Hi, everyone! My name is Olivia Harper.
Although I grew up in New Orleans and now live in southern Texas, I actually don’t have much of a Southern accent – and rarely do I utter the word “y’all,” unless I’m joking. In fact, I’m a fairly simple gal. I live with my husband, Michael; our children, Daryl and Samantha; and our beagle, Buddy, in a three-story, beachfront home on South Padre Island. Michael operates a pediatric practice on the mainland, while I run an art gallery and bead shop on the island.
My love for art began long ago, during my youth in New Orleans, a vibrant city that begs to be painted. There, I lived with my father, Patrick Marconi, a successful restaurateur; my mother, Devi, an unhappy housewife; my annoying twin older sisters, Rebecca and Sadie; and my beloved dog, Charlie. By the time I was an adolescent, I knew that I wanted to be an artist. So, with my parents’ encouragement, I enrolled in the New Orleans Center for the Creative Arts.
Following high school, I studied art and art history at the University of Texas at Austin. After earning a graduate degree and realizing that I was sick of school, I moved to San Antonio, where I met and eventually married Michael, the love of my life. Although it’s been a decade and we’re still happily married, there’s something I’ve never told him... even when he was in the midst of working on a book about childhood and imagination.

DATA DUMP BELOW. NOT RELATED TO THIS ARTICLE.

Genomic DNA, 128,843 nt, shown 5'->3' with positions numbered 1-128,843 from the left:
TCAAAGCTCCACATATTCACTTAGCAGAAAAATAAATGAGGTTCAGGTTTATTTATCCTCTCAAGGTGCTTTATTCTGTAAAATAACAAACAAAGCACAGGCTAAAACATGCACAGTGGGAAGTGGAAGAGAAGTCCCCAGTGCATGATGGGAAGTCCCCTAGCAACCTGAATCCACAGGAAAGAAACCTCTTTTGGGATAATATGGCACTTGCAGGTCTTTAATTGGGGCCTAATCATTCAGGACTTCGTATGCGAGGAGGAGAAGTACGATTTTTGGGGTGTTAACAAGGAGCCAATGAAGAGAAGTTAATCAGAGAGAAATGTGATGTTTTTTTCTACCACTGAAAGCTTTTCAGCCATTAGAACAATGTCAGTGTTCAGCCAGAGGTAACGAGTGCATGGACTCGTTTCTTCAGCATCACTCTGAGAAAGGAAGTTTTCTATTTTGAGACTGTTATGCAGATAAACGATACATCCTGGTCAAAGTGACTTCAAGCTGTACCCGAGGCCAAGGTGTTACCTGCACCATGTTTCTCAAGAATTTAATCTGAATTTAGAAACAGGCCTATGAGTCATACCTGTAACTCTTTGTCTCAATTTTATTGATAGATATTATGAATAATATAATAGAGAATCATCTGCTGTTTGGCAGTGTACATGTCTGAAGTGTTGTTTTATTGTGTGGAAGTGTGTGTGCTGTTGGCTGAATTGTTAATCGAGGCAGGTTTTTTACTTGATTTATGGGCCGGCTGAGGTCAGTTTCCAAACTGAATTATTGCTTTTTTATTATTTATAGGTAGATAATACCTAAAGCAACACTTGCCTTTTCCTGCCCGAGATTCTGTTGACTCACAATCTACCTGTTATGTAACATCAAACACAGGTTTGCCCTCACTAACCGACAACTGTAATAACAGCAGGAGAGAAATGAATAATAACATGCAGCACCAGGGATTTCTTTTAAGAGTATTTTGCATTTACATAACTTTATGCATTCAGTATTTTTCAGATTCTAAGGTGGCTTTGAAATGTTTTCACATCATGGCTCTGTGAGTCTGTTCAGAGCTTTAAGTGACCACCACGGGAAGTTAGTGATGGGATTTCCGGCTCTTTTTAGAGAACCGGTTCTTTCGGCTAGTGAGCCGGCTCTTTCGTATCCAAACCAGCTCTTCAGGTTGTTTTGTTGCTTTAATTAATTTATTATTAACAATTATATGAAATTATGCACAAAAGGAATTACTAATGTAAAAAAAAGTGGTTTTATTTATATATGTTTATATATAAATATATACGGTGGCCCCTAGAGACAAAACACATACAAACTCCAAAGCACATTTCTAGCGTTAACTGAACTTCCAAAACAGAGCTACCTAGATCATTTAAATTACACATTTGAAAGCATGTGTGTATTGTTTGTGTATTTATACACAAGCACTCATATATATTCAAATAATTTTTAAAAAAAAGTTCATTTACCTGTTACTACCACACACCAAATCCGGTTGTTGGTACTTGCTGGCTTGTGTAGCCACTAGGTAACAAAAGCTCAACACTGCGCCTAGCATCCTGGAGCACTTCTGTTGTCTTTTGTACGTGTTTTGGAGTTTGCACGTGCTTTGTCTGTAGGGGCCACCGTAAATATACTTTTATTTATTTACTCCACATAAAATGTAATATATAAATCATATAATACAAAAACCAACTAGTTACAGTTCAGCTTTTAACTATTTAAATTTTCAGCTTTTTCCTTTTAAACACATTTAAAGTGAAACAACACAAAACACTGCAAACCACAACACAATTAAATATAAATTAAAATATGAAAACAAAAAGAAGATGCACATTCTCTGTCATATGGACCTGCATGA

When I was a little girl, my mother told me about a secret, underground community in southern Kentucky, a made-up place called Ruby Hollow. Rife with wondrous chambers and eccentric characters, the Hollow filled my imagination as a child. Years later, as a sophomore in high school, I had forgotten about the Hollow and grown weary of my mother’s moods... until the day I discovered a cache of love letters in her closet – love letters from Jesse, the “hero” of her bedtime stories about Ruby Hollow. It was then that I realized the Hollow was real.
Eventually, I summoned the courage to confess my find. Surprisingly, Mom wasn’t upset. In fact, she seemed relieved. When her estranged mother passed away soon afterward, she asked me to accompany her to Kentucky for the funeral. While there, she decided to take me to Ruby Hollow – to meet Jesse and the rest of the Hollowites for myself. It was a trip that would change everything – including our relationship and my mother’s future.
Only my father knows why she never returned to New Orleans. Michael merely believes that she disappeared when I was fifteen. How can I tell him the truth – when doing so could risk the sanctity of an entire village?
Have you ever kept such a secret from the person you love most? Are you ready to share it now?